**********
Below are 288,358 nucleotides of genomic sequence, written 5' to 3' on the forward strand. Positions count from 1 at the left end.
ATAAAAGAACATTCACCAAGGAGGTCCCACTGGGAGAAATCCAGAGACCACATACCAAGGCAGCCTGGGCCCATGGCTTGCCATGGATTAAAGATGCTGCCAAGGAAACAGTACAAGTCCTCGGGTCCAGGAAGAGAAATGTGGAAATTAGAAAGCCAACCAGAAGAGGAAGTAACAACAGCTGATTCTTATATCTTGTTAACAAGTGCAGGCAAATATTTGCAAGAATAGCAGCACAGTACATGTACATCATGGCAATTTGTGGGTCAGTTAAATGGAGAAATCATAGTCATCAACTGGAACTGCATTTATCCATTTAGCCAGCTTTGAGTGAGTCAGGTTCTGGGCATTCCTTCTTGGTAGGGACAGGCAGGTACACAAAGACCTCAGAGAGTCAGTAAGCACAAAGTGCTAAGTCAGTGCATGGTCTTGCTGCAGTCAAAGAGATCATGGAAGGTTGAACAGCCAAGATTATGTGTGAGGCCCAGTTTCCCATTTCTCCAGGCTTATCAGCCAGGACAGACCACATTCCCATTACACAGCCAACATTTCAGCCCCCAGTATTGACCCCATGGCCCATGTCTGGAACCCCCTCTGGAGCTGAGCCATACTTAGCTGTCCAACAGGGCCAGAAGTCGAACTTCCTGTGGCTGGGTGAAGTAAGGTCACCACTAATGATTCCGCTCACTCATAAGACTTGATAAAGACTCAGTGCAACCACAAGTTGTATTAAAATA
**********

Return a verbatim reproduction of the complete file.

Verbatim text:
Below are 288,358 nucleotides of genomic sequence, written 5' to 3' on the forward strand. Positions count from 1 at the left end.
ATAAAAGAACATTCACCAAGGAGGTCCCACTGGGAGAAATCCAGAGACCACATACCAAGGCAGCCTGGGCCCATGGCTTGCCATGGATTAAAGATGCTGCCAAGGAAACAGTACAAGTCCTCGGGTCCAGGAAGAGAAATGTGGAAATTAGAAAGCCAACCAGAAGAGGAAGTAACAACAGCTGATTCTTATATCTTGTTAACAAGTGCAGGCAAATATTTGCAAGAATAGCAGCACAGTACATGTACATCATGGCAATTTGTGGGTCAGTTAAATGGAGAAATCATAGTCATCAACTGGAACTGCATTTATCCATTTAGCCAGCTTTGAGTGAGTCAGGTTCTGGGCATTCCTTCTTGGTAGGGACAGGCAGGTACACAAAGACCTCAGAGAGTCAGTAAGCACAAAGTGCTAAGTCAGTGCATGGTCTTGCTGCAGTCAAAGAGATCATGGAAGGTTGAACAGCCAAGATTATGTGTGAGGCCCAGTTTCCCATTTCTCCAGGCTTATCAGCCAGGACAGACCACATTCCCATTACACAGCCAACATTTCAGCCCCCAGTATTGACCCCATGGCCCATGTCTGGAACCCCCTCTGGAGCTGAGCCATACTTAGCTGTCCAACAGGGCCAGAAGTCGAACTTCCTGTGGCTGGGTGAAGTAAGGTCACCACTAATGATTCCGCTCACTCATAAGACTTGATAAAGACTCAGTGCAACCACAAGTTGTATTAAAATA